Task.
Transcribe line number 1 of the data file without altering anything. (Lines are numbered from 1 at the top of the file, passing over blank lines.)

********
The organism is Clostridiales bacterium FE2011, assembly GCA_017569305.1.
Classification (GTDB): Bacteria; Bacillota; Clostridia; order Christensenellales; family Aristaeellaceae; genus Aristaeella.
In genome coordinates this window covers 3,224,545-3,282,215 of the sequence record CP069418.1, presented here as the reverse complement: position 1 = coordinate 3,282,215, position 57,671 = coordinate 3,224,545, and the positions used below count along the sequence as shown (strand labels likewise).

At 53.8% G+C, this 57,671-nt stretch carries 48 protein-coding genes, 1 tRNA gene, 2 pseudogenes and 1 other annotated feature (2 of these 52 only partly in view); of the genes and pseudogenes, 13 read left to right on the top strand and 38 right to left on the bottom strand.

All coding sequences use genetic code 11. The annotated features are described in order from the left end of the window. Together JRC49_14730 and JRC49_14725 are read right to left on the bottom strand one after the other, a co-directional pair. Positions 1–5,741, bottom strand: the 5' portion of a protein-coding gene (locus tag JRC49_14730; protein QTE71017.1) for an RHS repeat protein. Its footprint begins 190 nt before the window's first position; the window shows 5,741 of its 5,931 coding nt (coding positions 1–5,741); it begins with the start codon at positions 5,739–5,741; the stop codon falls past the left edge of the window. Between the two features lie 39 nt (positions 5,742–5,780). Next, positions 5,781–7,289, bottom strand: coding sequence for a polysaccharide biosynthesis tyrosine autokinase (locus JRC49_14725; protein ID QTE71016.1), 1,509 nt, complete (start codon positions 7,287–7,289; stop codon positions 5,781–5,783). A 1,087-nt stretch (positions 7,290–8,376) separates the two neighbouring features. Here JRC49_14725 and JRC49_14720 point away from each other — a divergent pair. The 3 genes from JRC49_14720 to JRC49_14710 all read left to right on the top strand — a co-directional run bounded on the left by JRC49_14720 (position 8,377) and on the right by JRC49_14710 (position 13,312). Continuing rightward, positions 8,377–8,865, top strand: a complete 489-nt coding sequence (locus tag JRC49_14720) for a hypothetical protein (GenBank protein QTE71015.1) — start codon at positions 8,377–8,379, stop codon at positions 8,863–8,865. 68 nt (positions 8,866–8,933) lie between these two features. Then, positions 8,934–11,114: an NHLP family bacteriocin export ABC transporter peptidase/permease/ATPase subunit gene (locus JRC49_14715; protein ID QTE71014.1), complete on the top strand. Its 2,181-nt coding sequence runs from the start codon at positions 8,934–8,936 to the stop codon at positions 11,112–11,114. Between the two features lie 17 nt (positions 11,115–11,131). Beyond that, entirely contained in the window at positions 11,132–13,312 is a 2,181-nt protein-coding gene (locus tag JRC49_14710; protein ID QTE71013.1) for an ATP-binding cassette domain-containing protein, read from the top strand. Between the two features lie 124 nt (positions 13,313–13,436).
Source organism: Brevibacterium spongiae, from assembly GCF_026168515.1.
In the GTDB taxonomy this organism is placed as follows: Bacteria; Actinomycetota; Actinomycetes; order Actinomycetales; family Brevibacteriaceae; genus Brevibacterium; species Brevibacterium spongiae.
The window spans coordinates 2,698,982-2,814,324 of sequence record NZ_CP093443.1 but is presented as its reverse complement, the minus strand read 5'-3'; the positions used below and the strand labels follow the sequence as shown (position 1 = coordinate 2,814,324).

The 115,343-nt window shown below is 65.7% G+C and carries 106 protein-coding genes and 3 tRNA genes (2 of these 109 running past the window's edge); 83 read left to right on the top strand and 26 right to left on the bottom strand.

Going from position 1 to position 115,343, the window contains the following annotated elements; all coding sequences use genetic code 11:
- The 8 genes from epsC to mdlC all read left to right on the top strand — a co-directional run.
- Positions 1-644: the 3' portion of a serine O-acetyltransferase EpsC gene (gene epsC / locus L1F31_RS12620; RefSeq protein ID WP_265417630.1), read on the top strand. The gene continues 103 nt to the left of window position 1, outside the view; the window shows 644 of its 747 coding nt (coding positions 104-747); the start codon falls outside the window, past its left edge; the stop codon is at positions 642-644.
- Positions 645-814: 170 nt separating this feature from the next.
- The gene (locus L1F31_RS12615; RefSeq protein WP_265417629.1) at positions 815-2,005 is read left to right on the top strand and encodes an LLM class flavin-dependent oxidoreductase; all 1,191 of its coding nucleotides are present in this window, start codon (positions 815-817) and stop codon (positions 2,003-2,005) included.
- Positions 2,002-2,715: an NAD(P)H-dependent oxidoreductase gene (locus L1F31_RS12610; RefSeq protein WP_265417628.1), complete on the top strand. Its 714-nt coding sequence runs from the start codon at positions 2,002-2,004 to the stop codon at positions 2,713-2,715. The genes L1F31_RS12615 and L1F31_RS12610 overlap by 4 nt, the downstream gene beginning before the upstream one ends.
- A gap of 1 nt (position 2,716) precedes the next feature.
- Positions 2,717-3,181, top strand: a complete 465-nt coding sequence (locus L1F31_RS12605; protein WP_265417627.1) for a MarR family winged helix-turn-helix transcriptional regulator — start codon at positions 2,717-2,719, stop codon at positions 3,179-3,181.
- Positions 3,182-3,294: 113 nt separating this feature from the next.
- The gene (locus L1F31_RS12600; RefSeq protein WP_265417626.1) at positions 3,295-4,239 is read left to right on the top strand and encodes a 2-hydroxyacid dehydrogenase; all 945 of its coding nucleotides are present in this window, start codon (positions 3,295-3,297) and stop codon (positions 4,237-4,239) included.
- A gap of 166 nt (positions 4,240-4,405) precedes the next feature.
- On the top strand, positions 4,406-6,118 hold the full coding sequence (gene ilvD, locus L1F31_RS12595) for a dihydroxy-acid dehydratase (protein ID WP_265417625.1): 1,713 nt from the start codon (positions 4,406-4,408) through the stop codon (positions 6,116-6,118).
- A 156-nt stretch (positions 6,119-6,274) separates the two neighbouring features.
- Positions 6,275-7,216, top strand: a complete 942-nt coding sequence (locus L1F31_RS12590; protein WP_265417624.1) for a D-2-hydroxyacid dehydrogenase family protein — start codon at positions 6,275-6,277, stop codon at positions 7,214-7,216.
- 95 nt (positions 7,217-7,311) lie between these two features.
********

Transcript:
The organism is Clostridiales bacterium FE2011, assembly GCA_017569305.1.